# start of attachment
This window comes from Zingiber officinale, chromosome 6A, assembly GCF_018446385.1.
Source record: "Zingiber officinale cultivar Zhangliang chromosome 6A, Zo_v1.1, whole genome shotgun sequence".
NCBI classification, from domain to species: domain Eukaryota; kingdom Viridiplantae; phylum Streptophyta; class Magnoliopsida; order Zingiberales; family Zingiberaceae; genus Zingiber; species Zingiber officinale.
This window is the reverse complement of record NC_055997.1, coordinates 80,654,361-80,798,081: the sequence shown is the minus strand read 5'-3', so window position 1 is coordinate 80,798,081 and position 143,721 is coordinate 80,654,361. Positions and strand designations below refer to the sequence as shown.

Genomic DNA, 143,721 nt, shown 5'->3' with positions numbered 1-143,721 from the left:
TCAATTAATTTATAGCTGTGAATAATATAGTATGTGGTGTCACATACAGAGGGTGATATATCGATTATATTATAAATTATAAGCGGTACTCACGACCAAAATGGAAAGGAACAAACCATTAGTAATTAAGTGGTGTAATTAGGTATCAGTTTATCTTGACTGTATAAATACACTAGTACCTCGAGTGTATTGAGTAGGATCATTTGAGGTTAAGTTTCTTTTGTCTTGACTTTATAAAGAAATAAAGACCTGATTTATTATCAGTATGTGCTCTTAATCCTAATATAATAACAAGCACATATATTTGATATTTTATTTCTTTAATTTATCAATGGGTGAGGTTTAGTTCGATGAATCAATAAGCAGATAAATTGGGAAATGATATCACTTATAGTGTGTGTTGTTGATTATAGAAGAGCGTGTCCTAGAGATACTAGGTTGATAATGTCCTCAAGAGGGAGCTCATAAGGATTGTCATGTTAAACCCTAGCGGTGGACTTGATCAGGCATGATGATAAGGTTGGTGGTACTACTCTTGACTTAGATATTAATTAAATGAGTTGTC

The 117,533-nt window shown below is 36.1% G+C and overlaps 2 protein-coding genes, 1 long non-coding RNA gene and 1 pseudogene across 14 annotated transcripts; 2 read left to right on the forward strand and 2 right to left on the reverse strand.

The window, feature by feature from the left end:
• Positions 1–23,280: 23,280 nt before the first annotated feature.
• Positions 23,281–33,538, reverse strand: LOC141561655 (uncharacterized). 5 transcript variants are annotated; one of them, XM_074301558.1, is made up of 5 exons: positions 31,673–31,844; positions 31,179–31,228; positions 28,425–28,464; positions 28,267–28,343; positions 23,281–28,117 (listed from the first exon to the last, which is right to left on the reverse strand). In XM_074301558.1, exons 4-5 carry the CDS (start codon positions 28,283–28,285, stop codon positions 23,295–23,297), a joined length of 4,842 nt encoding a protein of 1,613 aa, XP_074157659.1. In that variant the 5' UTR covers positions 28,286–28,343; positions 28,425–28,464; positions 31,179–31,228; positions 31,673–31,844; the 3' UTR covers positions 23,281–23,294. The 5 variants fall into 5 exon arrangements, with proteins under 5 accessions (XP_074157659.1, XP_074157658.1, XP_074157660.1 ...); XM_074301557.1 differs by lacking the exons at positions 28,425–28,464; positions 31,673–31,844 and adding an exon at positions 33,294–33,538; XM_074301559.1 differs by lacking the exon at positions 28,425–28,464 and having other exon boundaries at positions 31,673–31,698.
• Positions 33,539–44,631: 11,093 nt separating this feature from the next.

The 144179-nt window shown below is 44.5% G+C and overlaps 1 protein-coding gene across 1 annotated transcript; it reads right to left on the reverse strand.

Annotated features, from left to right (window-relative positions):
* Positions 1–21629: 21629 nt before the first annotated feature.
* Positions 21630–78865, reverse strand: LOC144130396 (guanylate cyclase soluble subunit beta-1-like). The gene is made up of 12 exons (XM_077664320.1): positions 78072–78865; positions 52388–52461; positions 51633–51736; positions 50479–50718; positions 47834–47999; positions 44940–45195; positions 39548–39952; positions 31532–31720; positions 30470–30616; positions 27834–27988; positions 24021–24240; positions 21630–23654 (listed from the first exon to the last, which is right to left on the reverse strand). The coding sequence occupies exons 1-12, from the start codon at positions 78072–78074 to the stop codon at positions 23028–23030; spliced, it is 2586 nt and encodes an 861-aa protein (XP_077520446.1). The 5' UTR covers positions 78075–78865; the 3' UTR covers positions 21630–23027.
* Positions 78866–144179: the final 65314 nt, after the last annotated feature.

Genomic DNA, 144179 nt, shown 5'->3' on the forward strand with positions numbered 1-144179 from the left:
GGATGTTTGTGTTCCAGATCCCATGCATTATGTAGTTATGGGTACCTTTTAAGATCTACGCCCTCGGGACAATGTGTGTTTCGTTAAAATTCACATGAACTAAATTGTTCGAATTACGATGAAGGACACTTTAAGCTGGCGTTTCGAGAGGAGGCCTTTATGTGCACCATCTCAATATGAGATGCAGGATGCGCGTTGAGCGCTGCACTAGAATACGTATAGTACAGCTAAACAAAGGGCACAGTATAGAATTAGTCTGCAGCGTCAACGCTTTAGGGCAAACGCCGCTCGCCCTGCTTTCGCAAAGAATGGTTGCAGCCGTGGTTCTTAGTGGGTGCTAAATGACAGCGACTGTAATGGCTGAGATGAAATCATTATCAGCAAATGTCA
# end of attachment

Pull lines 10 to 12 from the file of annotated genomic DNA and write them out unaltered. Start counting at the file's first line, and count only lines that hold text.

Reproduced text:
• Positions 23,281–33,538, reverse strand: LOC141561655 (uncharacterized). 5 transcript variants are annotated; one of them, XM_074301558.1, is made up of 5 exons: positions 31,673–31,844; positions 31,179–31,228; positions 28,425–28,464; positions 28,267–28,343; positions 23,281–28,117 (listed from the first exon to the last, which is right to left on the reverse strand). In XM_074301558.1, exons 4-5 carry the CDS (start codon positions 28,283–28,285, stop codon positions 23,295–23,297), a joined length of 4,842 nt encoding a protein of 1,613 aa, XP_074157659.1. In that variant the 5' UTR covers positions 28,286–28,343; positions 28,425–28,464; positions 31,179–31,228; positions 31,673–31,844; the 3' UTR covers positions 23,281–23,294. The 5 variants fall into 5 exon arrangements, with proteins under 5 accessions (XP_074157659.1, XP_074157658.1, XP_074157660.1 ...); XM_074301557.1 differs by lacking the exons at positions 28,425–28,464; positions 31,673–31,844 and adding an exon at positions 33,294–33,538; XM_074301559.1 differs by lacking the exon at positions 28,425–28,464 and having other exon boundaries at positions 31,673–31,698.
• Positions 33,539–44,631: 11,093 nt separating this feature from the next.

The 144179-nt window shown below is 44.5% G+C and overlaps 1 protein-coding gene across 1 annotated transcript; it reads right to left on the reverse strand.